Presentation Title

The Bernies: How White Collar Criminals are Malevolently Creative

Advisor Information

Roni Reiter-Palmon

Location

UNO Criss Library, Room 232

Presentation Type

Oral Presentation

Start Date

2-3-2018 9:00 AM

End Date

2-3-2018 9:15 AM

Abstract

Creativity is typically considered beneficial to society, and most of the research has focused on this pro-social side of creativity. However, the products of the creative process are not inherently good or bad. Individuals can generate a creative solution that has unintended negative consequences, and some individuals may even intentionally develop a solution to harm others. This latter type is considered malevolent creativity, or the use of an effective and novel solution to inflict harm or secure gains at others’ expense. A popular area of malevolent creativity research is within terror organizations; however, there are various arenas of crime where creativity emerges. A relatively understudied field, in terms of malevolent creativity, is white-collar crime. Financial crimes carried out by business or government professionals cost an estimated $300 billion dollars a year in loss. These white-collar crimes are motivated to obtain financial gain at the expense of others through deceit, violation of trust, and concealment. Using the framework of malevolent creativity, we can more holistically examine who, how, and why white-collar criminals and crime occur. In this presentation, I will propose a theoretical process model and outline future directions to study malevolent creativity in white-collar criminals.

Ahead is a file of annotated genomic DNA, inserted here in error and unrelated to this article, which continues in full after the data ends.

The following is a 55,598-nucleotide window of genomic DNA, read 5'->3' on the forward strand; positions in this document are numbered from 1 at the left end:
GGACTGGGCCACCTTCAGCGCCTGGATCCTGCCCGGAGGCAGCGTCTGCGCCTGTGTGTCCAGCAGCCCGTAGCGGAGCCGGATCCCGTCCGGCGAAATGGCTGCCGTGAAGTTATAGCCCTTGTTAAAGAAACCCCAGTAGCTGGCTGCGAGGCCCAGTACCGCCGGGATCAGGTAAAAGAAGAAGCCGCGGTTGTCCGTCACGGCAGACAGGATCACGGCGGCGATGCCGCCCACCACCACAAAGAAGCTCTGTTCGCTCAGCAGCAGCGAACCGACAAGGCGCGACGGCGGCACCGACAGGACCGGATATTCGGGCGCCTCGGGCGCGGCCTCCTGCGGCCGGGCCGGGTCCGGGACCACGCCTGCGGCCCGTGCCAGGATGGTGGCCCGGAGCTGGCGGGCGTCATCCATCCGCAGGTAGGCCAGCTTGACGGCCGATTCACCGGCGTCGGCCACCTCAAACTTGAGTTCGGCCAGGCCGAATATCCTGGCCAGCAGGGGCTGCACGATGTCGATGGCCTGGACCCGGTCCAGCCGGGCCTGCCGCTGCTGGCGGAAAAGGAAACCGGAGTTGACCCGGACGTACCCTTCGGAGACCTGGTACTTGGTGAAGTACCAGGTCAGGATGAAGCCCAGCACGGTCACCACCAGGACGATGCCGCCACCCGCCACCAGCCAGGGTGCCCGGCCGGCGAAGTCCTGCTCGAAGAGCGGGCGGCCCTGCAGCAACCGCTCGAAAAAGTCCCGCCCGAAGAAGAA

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Mar 2nd, 9:00 AM Mar 2nd, 9:15 AM

The Bernies: How White Collar Criminals are Malevolently Creative

UNO Criss Library, Room 232

Creativity is typically considered beneficial to society, and most of the research has focused on this pro-social side of creativity. However, the products of the creative process are not inherently good or bad. Individuals can generate a creative solution that has unintended negative consequences, and some individuals may even intentionally develop a solution to harm others. This latter type is considered malevolent creativity, or the use of an effective and novel solution to inflict harm or secure gains at others’ expense. A popular area of malevolent creativity research is within terror organizations; however, there are various arenas of crime where creativity emerges. A relatively understudied field, in terms of malevolent creativity, is white-collar crime. Financial crimes carried out by business or government professionals cost an estimated $300 billion dollars a year in loss. These white-collar crimes are motivated to obtain financial gain at the expense of others through deceit, violation of trust, and concealment. Using the framework of malevolent creativity, we can more holistically examine who, how, and why white-collar criminals and crime occur. In this presentation, I will propose a theoretical process model and outline future directions to study malevolent creativity in white-collar criminals.